Applied Surface Science, Vol.288, 313-323, 2014
Surface morphology and phase transformations of femtosecond laser-processed sapphire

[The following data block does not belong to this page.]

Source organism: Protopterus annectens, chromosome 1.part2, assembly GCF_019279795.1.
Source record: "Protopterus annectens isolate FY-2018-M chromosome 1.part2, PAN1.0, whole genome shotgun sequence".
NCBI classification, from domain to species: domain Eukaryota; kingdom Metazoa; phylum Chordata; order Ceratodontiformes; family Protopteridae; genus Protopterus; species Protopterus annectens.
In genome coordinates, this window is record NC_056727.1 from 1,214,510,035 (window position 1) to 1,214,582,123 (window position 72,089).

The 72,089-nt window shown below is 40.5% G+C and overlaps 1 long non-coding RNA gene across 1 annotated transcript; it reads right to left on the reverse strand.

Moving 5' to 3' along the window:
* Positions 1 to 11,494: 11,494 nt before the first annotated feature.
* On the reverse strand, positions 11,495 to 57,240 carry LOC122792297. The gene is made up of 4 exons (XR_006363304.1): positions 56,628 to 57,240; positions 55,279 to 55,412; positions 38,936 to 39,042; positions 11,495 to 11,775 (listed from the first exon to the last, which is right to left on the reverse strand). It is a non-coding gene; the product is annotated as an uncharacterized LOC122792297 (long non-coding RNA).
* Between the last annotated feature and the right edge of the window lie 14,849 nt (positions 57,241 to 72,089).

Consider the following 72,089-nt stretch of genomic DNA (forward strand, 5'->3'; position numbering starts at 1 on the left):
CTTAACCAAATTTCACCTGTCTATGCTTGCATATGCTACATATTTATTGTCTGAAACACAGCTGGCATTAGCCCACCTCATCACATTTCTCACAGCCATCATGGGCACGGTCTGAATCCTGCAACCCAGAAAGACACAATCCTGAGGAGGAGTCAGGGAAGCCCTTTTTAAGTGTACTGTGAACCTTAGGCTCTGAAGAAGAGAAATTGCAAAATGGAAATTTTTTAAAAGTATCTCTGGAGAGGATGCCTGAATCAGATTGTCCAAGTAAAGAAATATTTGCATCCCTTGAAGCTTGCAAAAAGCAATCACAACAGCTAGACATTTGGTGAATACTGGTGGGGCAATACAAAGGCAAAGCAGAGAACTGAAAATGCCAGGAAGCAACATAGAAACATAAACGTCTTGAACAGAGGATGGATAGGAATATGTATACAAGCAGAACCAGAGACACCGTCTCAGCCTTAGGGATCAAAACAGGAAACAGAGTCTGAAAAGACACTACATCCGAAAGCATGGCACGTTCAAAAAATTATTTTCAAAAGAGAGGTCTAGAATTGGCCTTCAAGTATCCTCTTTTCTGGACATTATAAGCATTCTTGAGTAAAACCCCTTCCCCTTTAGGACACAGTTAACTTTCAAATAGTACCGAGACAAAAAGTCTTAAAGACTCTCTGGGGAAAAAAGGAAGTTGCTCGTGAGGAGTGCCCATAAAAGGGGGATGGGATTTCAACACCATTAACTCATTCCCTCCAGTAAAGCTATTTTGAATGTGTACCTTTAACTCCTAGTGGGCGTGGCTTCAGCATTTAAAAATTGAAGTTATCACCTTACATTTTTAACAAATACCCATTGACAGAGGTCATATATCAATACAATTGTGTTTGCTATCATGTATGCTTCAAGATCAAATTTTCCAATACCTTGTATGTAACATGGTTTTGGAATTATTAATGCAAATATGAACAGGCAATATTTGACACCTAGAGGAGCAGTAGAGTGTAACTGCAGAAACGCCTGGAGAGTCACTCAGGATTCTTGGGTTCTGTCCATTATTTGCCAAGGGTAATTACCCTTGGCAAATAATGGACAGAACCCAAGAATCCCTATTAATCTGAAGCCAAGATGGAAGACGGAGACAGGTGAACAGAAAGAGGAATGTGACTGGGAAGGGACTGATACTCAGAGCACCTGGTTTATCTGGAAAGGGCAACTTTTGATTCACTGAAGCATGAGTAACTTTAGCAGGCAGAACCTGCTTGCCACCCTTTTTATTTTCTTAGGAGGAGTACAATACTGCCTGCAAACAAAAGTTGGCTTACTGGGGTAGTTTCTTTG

The morphological and structural modifications induced in sapphire by surface treatment with femtosecond laser radiation were studied. Single-crystal sapphire wafers cut parallel to the (0 1 2) planes were treated with 560 fs, 1030 nm wavelength laser radiation using wide ranges of pulse energy and repetition rate. Self-ordered periodic structures with an average spatial periodicity of similar to 300 nm were observed for fluences slightly higher than the ablation threshold. For higher fluences the interaction was more disruptive and extensive fracture, exfoliation, and ejection of ablation debris occurred. Four types of particles were found in the ablation debris: (a) spherical nanoparticles about 50 nm in diameter; (b) composite particles between 150 and 400 nm in size; (c) rounded resolidified particles about 100-500 nm in size; and (d) angular particles presenting a lamellar structure and deformation twins. The study of those particles by selected area electron diffraction showed that the spherical nanoparticles and the composite particles are amorphous, while the resolidified droplets and the angular particles, present a crystalline a-alumina structure, the same of the original material. Taking into consideration the existing ablation theories, it is proposed that the spherical nanoparticles are directly emitted from the surface in the ablation plume, while resolidified droplets are emitted as a result of the ablation process, in the liquid phase, in the low intensity regime, and by exfoliation, in the high intensity regime. Nanoparticle clusters are formed by nanoparticle coalescence in the cooling ablation plume. (C) 2013 Elsevier B.V. All rights reserved.